Legacy is a concept that resonates with retirees. We often reflect on our personal lives, our careers and, for many of us, the fate of our union. Today, across the country, we are struggling with an evaluation of our past in the context of where we are and where we go from here.
Monuments, grief and mourning have been in the forefront in the public forum lately as a result of the death of Sen. John McCain and the ongoing efforts in some states to remove or modify confederate statuary.
What’s it all about? We who are of a certain age are more familiar than most when it comes to losing friends, family and colleagues, and it engenders some questions:
Who should be remembered and how?
What should be remembered and why?
Winston Churchill once said that he would be remembered since he intended to write the history of his era. Few of us have that luxury.
Monuments are as much about legacy as they are about those who are being honored. In the purest sense, war memorials are often erected about a generation after the events as players age out and the next generation has enough time to reflect on the events without the “passionate intensity” of when they took place. Great public debates often accompany the move to honor the past.
In Washington, the World War II Memorial is classical and monumental in style; the Vietnam Veterans Memorial is a simple reflective wall cut into the ground. The Korean War Veterans Memorial highlights a few lonely soldiers with haunting lights at dusk focused on their distant, almost forgotten faces. Such tributes say something about what their creators thought about the past events from the perspective of their own day.
One would like to think that honoring the dead is only about paying tribute to the fallen, their lives and their sacrifices. But there are always other motivating factors. Even Abraham Lincoln’s Gettysburg Address had an agenda, noble in our view, in his call for a national commitment to high ideals. Many Confederate memorials established in the generation after the Civil War were put up in the 1890s Jim Crow era and even as recently as during the 1950–60s civil rights struggle.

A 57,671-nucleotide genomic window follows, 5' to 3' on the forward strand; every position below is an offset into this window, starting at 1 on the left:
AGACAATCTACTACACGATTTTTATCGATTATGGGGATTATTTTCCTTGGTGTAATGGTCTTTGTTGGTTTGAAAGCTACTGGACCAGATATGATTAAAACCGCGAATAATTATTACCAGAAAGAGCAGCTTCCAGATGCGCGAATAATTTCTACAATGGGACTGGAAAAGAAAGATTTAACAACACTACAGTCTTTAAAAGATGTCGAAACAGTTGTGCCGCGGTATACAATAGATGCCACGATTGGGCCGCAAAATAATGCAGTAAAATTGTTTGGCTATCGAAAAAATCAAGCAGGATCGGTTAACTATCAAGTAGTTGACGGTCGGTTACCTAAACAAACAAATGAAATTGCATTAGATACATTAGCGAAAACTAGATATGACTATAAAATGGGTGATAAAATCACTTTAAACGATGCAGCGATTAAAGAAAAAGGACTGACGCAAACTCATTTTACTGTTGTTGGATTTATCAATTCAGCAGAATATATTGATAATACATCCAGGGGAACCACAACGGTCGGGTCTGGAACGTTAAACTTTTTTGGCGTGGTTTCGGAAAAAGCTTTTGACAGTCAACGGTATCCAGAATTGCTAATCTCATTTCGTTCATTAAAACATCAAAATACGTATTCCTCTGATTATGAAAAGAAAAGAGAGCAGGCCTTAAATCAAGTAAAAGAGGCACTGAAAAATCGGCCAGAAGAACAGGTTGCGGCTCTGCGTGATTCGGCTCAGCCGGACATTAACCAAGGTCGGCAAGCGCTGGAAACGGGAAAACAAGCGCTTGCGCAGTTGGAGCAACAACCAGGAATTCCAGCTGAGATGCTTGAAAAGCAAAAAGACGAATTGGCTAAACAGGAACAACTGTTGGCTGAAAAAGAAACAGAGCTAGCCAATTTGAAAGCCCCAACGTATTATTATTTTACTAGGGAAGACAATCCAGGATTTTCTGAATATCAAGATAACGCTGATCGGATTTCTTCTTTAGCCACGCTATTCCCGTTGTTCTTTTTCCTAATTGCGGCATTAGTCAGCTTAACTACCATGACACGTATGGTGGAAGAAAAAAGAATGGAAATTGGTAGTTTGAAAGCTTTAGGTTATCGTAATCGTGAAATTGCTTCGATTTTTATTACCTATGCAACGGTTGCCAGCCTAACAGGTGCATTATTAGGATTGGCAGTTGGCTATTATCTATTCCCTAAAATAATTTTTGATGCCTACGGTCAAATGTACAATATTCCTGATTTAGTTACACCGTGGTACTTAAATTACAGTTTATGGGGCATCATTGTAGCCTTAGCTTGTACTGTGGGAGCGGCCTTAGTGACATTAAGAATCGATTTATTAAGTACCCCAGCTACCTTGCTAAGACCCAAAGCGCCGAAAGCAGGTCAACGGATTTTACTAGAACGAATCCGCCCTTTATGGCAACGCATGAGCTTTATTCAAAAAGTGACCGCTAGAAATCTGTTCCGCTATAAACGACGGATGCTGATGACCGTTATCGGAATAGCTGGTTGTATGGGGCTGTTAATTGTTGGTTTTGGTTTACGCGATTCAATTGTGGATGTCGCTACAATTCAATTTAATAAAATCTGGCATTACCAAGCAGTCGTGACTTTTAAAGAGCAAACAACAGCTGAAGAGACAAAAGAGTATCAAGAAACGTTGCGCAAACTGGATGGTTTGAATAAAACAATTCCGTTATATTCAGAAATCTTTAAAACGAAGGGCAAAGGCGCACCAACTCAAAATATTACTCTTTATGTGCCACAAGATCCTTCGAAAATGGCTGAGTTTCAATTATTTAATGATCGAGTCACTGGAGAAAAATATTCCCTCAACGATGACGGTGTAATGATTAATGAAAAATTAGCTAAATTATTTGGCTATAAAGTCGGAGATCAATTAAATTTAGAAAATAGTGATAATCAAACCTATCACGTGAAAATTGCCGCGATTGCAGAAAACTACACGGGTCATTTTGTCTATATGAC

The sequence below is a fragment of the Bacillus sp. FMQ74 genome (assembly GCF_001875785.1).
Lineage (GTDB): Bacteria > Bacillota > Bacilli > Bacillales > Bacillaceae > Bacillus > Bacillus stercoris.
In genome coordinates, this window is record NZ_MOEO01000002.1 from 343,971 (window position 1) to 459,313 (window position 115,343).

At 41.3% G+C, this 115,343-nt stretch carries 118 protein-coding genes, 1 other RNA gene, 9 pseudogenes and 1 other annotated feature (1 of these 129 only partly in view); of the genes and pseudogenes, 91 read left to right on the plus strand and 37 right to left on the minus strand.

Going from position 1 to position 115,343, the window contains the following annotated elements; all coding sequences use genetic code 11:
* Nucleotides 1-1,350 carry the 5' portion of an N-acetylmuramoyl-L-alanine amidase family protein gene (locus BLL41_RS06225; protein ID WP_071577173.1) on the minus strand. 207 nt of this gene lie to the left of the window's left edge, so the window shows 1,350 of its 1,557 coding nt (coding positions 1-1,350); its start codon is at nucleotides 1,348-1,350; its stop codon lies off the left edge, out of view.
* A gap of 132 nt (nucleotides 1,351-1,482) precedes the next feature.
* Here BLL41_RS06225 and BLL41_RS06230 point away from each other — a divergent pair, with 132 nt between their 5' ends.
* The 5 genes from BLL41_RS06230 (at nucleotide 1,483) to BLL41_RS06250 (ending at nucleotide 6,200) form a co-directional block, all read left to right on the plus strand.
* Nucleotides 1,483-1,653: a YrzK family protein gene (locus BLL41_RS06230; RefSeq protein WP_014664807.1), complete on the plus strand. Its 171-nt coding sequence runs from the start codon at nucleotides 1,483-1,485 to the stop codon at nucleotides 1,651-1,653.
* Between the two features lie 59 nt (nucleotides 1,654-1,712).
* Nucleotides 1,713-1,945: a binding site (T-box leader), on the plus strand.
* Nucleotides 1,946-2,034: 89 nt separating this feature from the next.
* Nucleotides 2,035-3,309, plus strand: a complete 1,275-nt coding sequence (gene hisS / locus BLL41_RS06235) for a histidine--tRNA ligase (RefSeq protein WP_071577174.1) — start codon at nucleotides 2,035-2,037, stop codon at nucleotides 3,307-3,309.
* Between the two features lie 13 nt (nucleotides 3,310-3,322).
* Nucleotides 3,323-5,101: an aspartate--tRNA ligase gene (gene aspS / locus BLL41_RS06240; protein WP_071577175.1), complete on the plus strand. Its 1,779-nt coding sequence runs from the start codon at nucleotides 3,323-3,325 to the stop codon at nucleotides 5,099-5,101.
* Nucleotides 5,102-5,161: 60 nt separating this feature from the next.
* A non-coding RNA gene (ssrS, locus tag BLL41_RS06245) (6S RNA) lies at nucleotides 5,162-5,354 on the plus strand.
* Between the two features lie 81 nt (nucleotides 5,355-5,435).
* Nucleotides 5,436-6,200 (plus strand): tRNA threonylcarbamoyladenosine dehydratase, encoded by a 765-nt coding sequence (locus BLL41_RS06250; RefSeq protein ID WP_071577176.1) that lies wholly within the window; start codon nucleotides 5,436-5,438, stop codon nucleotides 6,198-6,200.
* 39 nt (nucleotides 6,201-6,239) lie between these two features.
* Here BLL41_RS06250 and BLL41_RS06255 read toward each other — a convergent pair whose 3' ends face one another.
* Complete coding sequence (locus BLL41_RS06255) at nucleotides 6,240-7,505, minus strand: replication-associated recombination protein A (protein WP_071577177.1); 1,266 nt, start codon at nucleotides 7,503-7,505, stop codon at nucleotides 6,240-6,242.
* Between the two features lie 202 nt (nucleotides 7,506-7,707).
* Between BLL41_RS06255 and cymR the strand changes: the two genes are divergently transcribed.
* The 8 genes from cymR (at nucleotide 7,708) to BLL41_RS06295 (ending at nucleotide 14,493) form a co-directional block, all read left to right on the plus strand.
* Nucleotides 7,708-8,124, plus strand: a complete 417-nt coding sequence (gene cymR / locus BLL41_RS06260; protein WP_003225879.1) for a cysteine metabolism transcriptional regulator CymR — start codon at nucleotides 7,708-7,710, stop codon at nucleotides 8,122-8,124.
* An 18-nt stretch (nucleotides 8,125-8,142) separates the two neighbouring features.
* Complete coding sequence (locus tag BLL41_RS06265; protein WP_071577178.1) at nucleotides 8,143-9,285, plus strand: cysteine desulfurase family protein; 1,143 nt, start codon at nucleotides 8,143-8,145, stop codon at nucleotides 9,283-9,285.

While we must respect any effort to honor forebears, we also have to wonder about a darker intent given the timing and purpose for erecting these monuments. That is what is causing the current public debates, some rather exacerbated, about whether to pull down these Confederate memorials, leave them alone or put them in some historical context. Memorializing and unmemorializing has become almost as contentious as the original events.
While public grief and personal grief may be separate, they increasingly overlap in periods of mourning.
John McCain was clearly worthy of being respectfully honored. His passing touched on political crosscurrents so he became a rallying point in the current national nightmare. Nothing in public life is pure and undiluted.
As journalist Frank Rich noted, “We assert our character through our grief — or the lack of it,” and he questioned current motives of publicly expressed sentiments as “Virtue grieving? Obituary opportunism?” We must admit that marking the past with monuments can be for honorable or questionable motives.
As for our union legacy, we can wrap it up in a box and tie it with a ribbon to be admired on special occasions or it can be part of an institutional memory; a living, evolving incentive. We can use that concept of legacy, grief and monument building as a positive, prospective purpose to be played out in public action.
I am, of course, being political here. That’s in my nature and that’s in our UFT DNA. When we get involved even in a small way in union and political campaigns, when we contribute to COPE, when we take internet action to lobby for progressive labor, education and human rights, we take our legacy off the shelf, off the lobby wall and out of the box with ribbon and continue to build a lasting legacy.